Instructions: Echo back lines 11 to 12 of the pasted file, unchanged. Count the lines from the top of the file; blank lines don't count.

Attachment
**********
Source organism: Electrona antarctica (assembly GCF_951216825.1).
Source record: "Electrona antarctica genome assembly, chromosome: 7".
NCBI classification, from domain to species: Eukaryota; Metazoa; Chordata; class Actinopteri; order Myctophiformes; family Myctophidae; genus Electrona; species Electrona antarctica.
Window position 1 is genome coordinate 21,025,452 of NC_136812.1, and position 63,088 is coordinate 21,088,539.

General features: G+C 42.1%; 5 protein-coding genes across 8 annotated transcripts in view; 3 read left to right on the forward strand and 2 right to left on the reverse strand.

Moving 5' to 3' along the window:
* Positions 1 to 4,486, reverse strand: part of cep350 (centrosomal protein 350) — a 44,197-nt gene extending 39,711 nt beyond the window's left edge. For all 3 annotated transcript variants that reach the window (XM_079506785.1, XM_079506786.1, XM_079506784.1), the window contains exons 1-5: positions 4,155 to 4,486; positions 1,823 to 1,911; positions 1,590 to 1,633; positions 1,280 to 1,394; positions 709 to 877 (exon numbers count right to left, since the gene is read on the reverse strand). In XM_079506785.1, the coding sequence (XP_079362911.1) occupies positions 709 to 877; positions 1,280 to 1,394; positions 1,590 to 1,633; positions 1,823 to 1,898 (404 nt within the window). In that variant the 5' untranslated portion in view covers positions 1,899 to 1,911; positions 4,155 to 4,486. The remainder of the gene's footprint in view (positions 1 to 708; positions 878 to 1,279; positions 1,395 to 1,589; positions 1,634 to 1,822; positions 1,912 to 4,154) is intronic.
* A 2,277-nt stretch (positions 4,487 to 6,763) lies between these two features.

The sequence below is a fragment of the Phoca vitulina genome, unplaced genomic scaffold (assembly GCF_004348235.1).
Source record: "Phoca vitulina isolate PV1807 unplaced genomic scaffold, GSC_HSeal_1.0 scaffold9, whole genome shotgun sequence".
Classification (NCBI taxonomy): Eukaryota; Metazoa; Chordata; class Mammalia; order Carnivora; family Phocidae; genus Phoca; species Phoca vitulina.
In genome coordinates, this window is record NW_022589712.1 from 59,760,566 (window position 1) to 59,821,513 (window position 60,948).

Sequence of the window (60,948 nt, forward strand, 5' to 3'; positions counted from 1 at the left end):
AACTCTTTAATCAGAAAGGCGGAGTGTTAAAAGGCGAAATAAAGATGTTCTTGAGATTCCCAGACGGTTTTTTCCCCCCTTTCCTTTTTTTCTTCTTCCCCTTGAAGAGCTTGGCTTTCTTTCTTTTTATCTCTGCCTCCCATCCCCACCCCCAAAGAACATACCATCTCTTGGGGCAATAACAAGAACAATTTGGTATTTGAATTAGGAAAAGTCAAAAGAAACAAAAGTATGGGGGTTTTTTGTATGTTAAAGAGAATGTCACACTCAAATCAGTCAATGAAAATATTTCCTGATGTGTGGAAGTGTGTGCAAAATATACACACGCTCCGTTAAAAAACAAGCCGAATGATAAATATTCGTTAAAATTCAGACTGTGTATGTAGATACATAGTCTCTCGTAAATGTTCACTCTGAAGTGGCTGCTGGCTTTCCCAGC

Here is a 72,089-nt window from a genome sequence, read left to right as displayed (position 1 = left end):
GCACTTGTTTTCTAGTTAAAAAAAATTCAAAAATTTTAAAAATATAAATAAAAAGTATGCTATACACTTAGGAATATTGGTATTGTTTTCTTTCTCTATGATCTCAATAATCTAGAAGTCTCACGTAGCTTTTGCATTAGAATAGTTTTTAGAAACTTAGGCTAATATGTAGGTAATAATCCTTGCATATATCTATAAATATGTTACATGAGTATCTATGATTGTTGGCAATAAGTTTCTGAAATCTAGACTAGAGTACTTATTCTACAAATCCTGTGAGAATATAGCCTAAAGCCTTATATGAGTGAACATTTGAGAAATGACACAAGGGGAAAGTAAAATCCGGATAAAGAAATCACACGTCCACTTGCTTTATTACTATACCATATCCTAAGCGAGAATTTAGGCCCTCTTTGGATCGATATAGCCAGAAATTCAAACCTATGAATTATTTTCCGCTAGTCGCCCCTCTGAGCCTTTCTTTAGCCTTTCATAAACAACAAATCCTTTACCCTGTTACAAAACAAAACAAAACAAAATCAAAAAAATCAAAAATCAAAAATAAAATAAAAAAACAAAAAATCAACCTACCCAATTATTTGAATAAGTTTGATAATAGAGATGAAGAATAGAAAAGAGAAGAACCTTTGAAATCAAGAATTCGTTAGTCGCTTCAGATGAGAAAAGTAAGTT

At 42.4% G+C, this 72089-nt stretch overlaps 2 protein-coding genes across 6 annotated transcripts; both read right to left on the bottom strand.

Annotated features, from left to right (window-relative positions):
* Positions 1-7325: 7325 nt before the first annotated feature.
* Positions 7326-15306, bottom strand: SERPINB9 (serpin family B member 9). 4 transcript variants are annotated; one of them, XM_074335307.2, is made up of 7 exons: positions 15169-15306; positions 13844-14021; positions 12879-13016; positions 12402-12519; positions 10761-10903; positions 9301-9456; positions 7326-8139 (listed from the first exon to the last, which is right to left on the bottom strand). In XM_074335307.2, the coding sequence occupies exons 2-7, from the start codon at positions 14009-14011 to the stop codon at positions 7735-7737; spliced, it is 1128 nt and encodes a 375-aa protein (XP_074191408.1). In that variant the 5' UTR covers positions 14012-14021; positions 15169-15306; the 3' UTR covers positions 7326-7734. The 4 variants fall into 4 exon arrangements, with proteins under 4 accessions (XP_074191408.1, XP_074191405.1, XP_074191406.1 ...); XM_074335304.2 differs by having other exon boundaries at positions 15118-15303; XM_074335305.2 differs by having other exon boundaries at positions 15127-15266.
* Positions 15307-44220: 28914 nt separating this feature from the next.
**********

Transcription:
Classification (NCBI taxonomy): Eukaryota; Metazoa; Chordata; class Mammalia; order Carnivora; family Phocidae; genus Phoca; species Phoca vitulina.
In genome coordinates, this window is record NW_022589712.1 from 59,760,566 (window position 1) to 59,821,513 (window position 60,948).